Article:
• Sigma 35 Art was a disaster hit-rate wise for me, but that's well catalogued.

But I've not shot the 135 f/2, either of the 85 primes, etc.   I understand the 135L's AF in particular is money -- true?

- A


CanonFanBoy

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Re: How do you focus at off-center targets when shooting at f/1.2?
« Reply #8 on: September 22, 2017, 10:06:56 PM »
Have you had poor luck with your fast primes wide-open?  Because, really, it's straightforward.  Unless I've had too much coffee or not enough sleep.

I've only shot a few, to be fair.  All on my 5D3:

I understand the 135L's AF in particular is money -- true?

- A

I can't speak as to the 85's, but my copy of the 135L's AF is as near perfect as it gets, I think. It is worth every penny. That I am sure of. I use it on a 5D3.
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Monchomac

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Re: How do you focus at off-center targets when shooting at f/1.2?
« Reply #9 on: September 29, 2017, 04:39:32 AM »
I own both the 50L and the 85L, and use them in a different manner. The 85L allows me to choose any of the focus point reliably, so I choose the focus point according to my intended composition.
The 50L is an entirely different beast! From f1.2 -f2.8, I only use the center point, and I crop if needed.  I only use the other focus points or trust the recompose method if I am using f4 or narrower. Depending on distance as well, (if my subject is 20 feet away or further, I will try to slightly recompose at near wide open apertures.

aceflibble

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Re: How do you focus at off-center targets when shooting at f/1.2?
« Reply #10 on: October 03, 2017, 11:48:42 AM »
With my f/1.2 and f/0.95 lenses and shooting near or at those largest apertures, I most commonly manually focus with whatever the regular viewfinder is for whatever camera it is I'm using. (e.g. optical viewfinder for SLR, rear screen for mirrorless, etc.) I don't use any special screens or zoom modes; I'd love if a split prism was available for more SLRs, but as it is Canon only offers it for the older (pre-X) 1D bodies, and as much as I love those bodies, my back can no longer keep up with carrying several of them around. (And my bank balance was never too happy with them, either.) Plus I'm not a dedicated f/1.2 shooter, so replacing the focusing screen for big aperture manual focus would just screw me over when I then use the f/2.8 and f/4 lenses with AF.

The only f/1.2 or faster lens I trust with AF is the Fuji 56mm f/1.2, which A) actually works more like f/1.8 due to it being a crop system, and B) can't really miss focus because it's a mirrorless system reading directly off the sensor. (And actually I don't even use that anymore 'cause that lens is so boring, but that's another story for another day.)
The Canon 85mm and 50mm 1.2s miss focus too much, in my experience, for me to trust them, especially off-center. It's not like they're even consistent and so can be calibrated; sometimes they back focus, sometimes they front focus, and very often they hunt for ages. (I've had several copies of each, on different bodies, and all do this.)  I've found I'm actually quicker than the AF is, even on 1D bodies.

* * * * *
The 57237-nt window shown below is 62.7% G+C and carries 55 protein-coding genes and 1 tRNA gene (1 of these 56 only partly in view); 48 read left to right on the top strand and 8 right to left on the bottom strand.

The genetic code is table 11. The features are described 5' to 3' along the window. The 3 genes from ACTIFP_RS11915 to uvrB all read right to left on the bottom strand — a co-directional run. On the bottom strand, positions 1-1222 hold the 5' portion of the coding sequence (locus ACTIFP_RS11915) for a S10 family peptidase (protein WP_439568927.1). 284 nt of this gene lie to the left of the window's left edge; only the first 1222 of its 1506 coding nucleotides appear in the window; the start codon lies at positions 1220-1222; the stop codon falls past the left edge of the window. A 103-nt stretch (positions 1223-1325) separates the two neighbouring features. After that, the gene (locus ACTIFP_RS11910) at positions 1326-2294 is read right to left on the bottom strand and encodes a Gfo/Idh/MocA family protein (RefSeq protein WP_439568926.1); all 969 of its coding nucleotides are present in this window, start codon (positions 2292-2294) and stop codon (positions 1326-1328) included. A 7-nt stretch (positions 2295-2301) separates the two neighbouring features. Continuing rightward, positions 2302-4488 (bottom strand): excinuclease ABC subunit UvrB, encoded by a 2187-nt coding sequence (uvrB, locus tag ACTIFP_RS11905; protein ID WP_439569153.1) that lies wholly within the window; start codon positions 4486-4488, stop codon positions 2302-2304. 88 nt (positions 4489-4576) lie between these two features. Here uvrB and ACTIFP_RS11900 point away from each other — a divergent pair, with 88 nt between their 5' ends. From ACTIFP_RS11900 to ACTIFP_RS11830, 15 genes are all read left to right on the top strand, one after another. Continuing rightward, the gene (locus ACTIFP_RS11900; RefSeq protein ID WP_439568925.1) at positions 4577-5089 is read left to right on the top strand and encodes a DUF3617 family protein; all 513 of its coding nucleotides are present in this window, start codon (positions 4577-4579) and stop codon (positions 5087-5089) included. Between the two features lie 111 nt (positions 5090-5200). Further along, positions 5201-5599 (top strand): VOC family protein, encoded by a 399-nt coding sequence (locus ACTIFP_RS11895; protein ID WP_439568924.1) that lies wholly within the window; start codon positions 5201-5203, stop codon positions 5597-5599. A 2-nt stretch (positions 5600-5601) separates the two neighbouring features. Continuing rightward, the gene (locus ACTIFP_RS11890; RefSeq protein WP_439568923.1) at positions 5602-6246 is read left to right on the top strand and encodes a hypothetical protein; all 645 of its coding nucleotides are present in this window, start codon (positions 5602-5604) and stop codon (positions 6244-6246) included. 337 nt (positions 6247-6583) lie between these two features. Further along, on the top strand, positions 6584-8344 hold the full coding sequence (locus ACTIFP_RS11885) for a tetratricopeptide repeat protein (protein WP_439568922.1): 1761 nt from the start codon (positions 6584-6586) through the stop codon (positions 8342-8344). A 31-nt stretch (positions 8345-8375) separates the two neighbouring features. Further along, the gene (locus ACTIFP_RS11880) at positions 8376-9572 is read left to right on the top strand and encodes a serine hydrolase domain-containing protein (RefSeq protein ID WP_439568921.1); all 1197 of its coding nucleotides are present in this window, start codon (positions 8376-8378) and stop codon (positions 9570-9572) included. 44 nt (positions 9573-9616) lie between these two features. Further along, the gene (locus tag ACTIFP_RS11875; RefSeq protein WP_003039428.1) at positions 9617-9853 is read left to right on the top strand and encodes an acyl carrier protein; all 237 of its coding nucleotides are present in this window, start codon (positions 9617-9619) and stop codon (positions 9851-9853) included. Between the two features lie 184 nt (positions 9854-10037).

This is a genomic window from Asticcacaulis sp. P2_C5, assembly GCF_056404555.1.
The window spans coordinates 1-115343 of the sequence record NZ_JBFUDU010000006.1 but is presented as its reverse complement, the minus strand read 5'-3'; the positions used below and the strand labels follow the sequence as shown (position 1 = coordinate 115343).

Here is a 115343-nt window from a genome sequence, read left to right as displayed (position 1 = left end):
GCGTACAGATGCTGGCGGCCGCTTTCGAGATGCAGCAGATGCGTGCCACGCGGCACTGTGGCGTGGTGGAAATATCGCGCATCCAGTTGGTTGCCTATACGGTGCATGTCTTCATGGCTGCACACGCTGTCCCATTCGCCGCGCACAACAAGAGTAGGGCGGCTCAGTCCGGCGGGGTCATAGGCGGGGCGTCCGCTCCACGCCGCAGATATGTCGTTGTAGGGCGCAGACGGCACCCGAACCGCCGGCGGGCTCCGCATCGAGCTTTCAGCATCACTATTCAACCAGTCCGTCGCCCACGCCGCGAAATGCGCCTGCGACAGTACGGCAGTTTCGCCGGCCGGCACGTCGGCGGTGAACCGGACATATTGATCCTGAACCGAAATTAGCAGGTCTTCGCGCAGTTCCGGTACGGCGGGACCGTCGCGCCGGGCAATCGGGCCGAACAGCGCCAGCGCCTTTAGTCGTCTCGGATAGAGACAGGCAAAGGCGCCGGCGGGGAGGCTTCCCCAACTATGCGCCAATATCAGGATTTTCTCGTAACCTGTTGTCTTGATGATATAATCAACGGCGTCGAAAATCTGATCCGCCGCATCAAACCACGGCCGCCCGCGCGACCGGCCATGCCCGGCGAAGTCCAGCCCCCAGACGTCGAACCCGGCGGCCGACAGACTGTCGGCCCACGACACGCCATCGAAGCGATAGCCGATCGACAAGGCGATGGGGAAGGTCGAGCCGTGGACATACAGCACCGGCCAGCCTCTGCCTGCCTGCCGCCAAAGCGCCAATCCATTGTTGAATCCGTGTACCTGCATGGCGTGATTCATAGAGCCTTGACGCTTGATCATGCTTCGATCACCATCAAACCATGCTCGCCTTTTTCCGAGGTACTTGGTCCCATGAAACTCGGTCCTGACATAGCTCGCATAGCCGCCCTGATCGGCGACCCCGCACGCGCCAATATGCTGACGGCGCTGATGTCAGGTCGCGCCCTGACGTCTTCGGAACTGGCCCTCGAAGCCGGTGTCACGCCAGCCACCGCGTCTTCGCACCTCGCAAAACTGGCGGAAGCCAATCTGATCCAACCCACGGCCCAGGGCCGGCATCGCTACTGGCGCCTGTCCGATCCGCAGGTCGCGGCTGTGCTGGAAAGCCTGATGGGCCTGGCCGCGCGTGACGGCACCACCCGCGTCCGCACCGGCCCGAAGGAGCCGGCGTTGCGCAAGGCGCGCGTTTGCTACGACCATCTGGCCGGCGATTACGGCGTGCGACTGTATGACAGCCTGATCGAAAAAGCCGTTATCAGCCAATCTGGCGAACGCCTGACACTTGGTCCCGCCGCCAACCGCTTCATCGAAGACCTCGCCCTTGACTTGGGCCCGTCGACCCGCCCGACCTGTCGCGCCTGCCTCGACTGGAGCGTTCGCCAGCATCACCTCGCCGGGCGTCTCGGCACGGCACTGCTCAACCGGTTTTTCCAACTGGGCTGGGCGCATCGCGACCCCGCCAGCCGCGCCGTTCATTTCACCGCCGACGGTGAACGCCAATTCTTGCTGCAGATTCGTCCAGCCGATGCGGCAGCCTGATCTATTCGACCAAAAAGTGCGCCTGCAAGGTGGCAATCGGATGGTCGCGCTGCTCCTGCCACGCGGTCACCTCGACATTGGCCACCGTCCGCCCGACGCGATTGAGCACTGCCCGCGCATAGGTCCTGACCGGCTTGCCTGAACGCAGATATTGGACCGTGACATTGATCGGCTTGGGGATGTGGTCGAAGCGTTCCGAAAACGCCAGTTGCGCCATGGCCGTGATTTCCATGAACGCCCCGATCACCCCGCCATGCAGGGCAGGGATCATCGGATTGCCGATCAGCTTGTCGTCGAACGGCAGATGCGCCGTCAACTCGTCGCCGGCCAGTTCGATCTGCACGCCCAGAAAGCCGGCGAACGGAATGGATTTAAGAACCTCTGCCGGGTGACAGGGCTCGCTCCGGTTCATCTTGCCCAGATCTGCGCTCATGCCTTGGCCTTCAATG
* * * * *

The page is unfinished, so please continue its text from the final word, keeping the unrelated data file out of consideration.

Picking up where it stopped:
My f/0.95 lenses and f/1.2 equivalents on medium format don't have AF anyway, so even if the Canon's AF was more reliable, I'd still be mostly manually focusing regardless. (Full disclosure: I learnt photography starting with my father's large format systems when I was about 7. Suffice to say that manual focusing is perhaps a second nature to me in a way that it isn't for many others.)

 
If I were in some form of bizarro-land emergency where I had to use AF with the Canon 1.2s, I'd use the centre point and focus-recompose. The centre is always that bit more accurate, even on bodies where the points are supposed to be equal, and both Canon lenses are curved field so focus-recompose should work reasonably well in all but the most extreme of shifts. With a flat field lens (like the aforementioned Fuji 56mm) you can't focus-recompose, so with that kind of lens I'd risk the outer AF points and just hope for the best. Live view would be tempting but I can't imagine a scenario which was so intense I had to use AF yet is also relaxed enough to use live view. (Again, the exception being mirrorless cameras where that's just how they work anyway.)

 
TL;DR: Manual focus, standard screens. Risk a centre point focus-recompose if absolutely forced to, but generally I find manual focus is both quicker and more accurate anyway, and is the only choice with many extra-fast lenses.

geekpower

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Re: How do you focus at off-center targets when shooting at f/1.2?
« Reply #11 on: October 03, 2017, 04:51:18 PM »
recompose is never going to work, not only because of the narrow dof, but also because of RSAs.

i use the off-center focus points, just remember that if you are using a non-cross type focus point, to try to align it to a high contrast line that is perpendicular to the focus point.

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Re: How do you focus at off-center targets when shooting at f/1.2?
« Reply #11 on: October 03, 2017, 04:51:18 PM »